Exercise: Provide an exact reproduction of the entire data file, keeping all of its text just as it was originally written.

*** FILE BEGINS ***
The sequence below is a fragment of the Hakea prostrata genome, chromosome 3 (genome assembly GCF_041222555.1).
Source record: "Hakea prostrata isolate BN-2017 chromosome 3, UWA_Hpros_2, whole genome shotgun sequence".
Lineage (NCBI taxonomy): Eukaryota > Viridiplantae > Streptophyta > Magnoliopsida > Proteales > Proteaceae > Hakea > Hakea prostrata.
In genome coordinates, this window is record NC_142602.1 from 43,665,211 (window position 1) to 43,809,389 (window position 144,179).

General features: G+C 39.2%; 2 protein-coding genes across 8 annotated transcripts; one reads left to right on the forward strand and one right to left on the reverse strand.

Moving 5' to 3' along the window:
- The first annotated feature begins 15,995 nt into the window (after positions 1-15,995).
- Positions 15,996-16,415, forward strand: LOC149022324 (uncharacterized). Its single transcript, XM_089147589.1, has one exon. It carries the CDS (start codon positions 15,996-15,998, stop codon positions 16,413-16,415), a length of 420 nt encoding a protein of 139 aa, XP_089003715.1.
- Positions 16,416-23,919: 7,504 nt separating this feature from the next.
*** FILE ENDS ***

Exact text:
The sequence below is a fragment of the Hakea prostrata genome, chromosome 3 (genome assembly GCF_041222555.1).
Source record: "Hakea prostrata isolate BN-2017 chromosome 3, UWA_Hpros_2, whole genome shotgun sequence".
Lineage (NCBI taxonomy): Eukaryota > Viridiplantae > Streptophyta > Magnoliopsida > Proteales > Proteaceae > Hakea > Hakea prostrata.
In genome coordinates, this window is record NC_142602.1 from 43,665,211 (window position 1) to 43,809,389 (window position 144,179).

General features: G+C 39.2%; 2 protein-coding genes across 8 annotated transcripts; one reads left to right on the forward strand and one right to left on the reverse strand.

Moving 5' to 3' along the window:
- The first annotated feature begins 15,995 nt into the window (after positions 1-15,995).
- Positions 15,996-16,415, forward strand: LOC149022324 (uncharacterized). Its single transcript, XM_089147589.1, has one exon. It carries the CDS (start codon positions 15,996-15,998, stop codon positions 16,413-16,415), a length of 420 nt encoding a protein of 139 aa, XP_089003715.1.
- Positions 16,416-23,919: 7,504 nt separating this feature from the next.